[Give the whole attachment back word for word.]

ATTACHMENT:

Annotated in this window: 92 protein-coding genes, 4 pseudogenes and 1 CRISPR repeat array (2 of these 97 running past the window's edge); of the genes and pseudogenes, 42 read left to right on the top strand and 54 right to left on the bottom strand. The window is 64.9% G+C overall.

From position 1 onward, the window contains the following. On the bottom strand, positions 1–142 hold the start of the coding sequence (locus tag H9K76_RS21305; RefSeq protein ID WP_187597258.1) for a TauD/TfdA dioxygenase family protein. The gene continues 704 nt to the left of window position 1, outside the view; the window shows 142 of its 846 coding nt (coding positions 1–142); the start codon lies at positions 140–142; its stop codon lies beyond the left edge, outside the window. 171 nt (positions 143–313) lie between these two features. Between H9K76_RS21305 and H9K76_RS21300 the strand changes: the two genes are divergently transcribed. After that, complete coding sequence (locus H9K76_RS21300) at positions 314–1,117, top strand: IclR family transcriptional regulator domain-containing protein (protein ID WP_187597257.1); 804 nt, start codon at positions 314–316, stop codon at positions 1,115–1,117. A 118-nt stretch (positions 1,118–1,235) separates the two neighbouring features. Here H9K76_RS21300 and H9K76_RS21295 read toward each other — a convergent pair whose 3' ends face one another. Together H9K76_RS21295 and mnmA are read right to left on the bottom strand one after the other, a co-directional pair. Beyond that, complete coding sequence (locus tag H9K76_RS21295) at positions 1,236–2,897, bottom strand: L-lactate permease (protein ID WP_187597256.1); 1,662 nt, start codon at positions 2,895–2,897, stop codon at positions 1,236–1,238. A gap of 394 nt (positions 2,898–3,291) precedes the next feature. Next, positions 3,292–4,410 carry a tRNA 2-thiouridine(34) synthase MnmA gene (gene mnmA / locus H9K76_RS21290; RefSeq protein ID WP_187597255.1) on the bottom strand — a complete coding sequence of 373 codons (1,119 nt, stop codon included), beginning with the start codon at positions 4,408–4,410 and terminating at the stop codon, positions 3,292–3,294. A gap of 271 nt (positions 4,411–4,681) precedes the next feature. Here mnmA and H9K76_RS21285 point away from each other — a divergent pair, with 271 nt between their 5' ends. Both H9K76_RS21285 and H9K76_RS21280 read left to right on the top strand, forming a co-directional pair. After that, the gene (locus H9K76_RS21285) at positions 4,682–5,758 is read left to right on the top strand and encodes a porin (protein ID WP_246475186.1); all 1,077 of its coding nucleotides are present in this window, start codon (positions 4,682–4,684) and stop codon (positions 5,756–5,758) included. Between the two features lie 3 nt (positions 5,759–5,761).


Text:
Annotated in this window: 92 protein-coding genes, 4 pseudogenes and 1 CRISPR repeat array (2 of these 97 running past the window's edge); of the genes and pseudogenes, 42 read left to right on the top strand and 54 right to left on the bottom strand. The window is 64.9% G+C overall.

From position 1 onward, the window contains the following. On the bottom strand, positions 1–142 hold the start of the coding sequence (locus tag H9K76_RS21305; RefSeq protein ID WP_187597258.1) for a TauD/TfdA dioxygenase family protein. The gene continues 704 nt to the left of window position 1, outside the view; the window shows 142 of its 846 coding nt (coding positions 1–142); the start codon lies at positions 140–142; its stop codon lies beyond the left edge, outside the window. 171 nt (positions 143–313) lie between these two features. Between H9K76_RS21305 and H9K76_RS21300 the strand changes: the two genes are divergently transcribed. After that, complete coding sequence (locus H9K76_RS21300) at positions 314–1,117, top strand: IclR family transcriptional regulator domain-containing protein (protein ID WP_187597257.1); 804 nt, start codon at positions 314–316, stop codon at positions 1,115–1,117. A 118-nt stretch (positions 1,118–1,235) separates the two neighbouring features. Here H9K76_RS21300 and H9K76_RS21295 read toward each other — a convergent pair whose 3' ends face one another. Together H9K76_RS21295 and mnmA are read right to left on the bottom strand one after the other, a co-directional pair. Beyond that, complete coding sequence (locus tag H9K76_RS21295) at positions 1,236–2,897, bottom strand: L-lactate permease (protein ID WP_187597256.1); 1,662 nt, start codon at positions 2,895–2,897, stop codon at positions 1,236–1,238. A gap of 394 nt (positions 2,898–3,291) precedes the next feature. Next, positions 3,292–4,410 carry a tRNA 2-thiouridine(34) synthase MnmA gene (gene mnmA / locus H9K76_RS21290; RefSeq protein ID WP_187597255.1) on the bottom strand — a complete coding sequence of 373 codons (1,119 nt, stop codon included), beginning with the start codon at positions 4,408–4,410 and terminating at the stop codon, positions 3,292–3,294. A gap of 271 nt (positions 4,411–4,681) precedes the next feature. Here mnmA and H9K76_RS21285 point away from each other — a divergent pair, with 271 nt between their 5' ends. Both H9K76_RS21285 and H9K76_RS21280 read left to right on the top strand, forming a co-directional pair. After that, the gene (locus H9K76_RS21285) at positions 4,682–5,758 is read left to right on the top strand and encodes a porin (protein ID WP_246475186.1); all 1,077 of its coding nucleotides are present in this window, start codon (positions 4,682–4,684) and stop codon (positions 5,756–5,758) included. Between the two features lie 3 nt (positions 5,759–5,761).